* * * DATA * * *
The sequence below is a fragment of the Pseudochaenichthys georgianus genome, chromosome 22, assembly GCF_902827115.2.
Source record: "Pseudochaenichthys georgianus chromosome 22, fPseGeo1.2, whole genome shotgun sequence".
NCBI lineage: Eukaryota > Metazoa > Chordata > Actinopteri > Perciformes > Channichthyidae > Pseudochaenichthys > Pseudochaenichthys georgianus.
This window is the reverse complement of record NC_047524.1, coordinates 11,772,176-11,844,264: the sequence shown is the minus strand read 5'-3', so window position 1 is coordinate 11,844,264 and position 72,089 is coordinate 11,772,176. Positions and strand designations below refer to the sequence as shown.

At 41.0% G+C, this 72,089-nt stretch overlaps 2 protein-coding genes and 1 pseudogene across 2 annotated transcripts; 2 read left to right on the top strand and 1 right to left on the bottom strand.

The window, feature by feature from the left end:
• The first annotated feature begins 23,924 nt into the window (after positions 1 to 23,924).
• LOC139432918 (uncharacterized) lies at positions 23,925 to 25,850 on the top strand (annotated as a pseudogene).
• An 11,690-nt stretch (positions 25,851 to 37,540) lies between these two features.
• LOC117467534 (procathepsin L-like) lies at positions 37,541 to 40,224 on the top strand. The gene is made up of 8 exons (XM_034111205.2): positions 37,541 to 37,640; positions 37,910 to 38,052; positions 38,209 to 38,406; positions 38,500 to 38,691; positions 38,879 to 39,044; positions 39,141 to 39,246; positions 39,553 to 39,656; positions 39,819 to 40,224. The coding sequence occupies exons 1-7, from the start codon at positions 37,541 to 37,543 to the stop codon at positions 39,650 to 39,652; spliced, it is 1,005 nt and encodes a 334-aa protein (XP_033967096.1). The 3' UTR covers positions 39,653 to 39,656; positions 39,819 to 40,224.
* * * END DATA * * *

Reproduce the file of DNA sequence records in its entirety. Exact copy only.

The sequence below is a fragment of the Pseudochaenichthys georgianus genome, chromosome 22, assembly GCF_902827115.2.
Source record: "Pseudochaenichthys georgianus chromosome 22, fPseGeo1.2, whole genome shotgun sequence".
NCBI lineage: Eukaryota > Metazoa > Chordata > Actinopteri > Perciformes > Channichthyidae > Pseudochaenichthys > Pseudochaenichthys georgianus.
This window is the reverse complement of record NC_047524.1, coordinates 11,772,176-11,844,264: the sequence shown is the minus strand read 5'-3', so window position 1 is coordinate 11,844,264 and position 72,089 is coordinate 11,772,176. Positions and strand designations below refer to the sequence as shown.

At 41.0% G+C, this 72,089-nt stretch overlaps 2 protein-coding genes and 1 pseudogene across 2 annotated transcripts; 2 read left to right on the top strand and 1 right to left on the bottom strand.

The window, feature by feature from the left end:
• The first annotated feature begins 23,924 nt into the window (after positions 1 to 23,924).
• LOC139432918 (uncharacterized) lies at positions 23,925 to 25,850 on the top strand (annotated as a pseudogene).
• An 11,690-nt stretch (positions 25,851 to 37,540) lies between these two features.
• LOC117467534 (procathepsin L-like) lies at positions 37,541 to 40,224 on the top strand. The gene is made up of 8 exons (XM_034111205.2): positions 37,541 to 37,640; positions 37,910 to 38,052; positions 38,209 to 38,406; positions 38,500 to 38,691; positions 38,879 to 39,044; positions 39,141 to 39,246; positions 39,553 to 39,656; positions 39,819 to 40,224. The coding sequence occupies exons 1-7, from the start codon at positions 37,541 to 37,543 to the stop codon at positions 39,650 to 39,652; spliced, it is 1,005 nt and encodes a 334-aa protein (XP_033967096.1). The 3' UTR covers positions 39,653 to 39,656; positions 39,819 to 40,224.